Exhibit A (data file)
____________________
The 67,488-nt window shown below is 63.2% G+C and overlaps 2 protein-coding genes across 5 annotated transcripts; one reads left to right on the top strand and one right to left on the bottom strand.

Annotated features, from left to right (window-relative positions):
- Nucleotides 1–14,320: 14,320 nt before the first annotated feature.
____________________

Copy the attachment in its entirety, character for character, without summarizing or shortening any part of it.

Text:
The 67,488-nt window shown below is 63.2% G+C and overlaps 2 protein-coding genes across 5 annotated transcripts; one reads left to right on the top strand and one right to left on the bottom strand.

Annotated features, from left to right (window-relative positions):
- Nucleotides 1–14,320: 14,320 nt before the first annotated feature.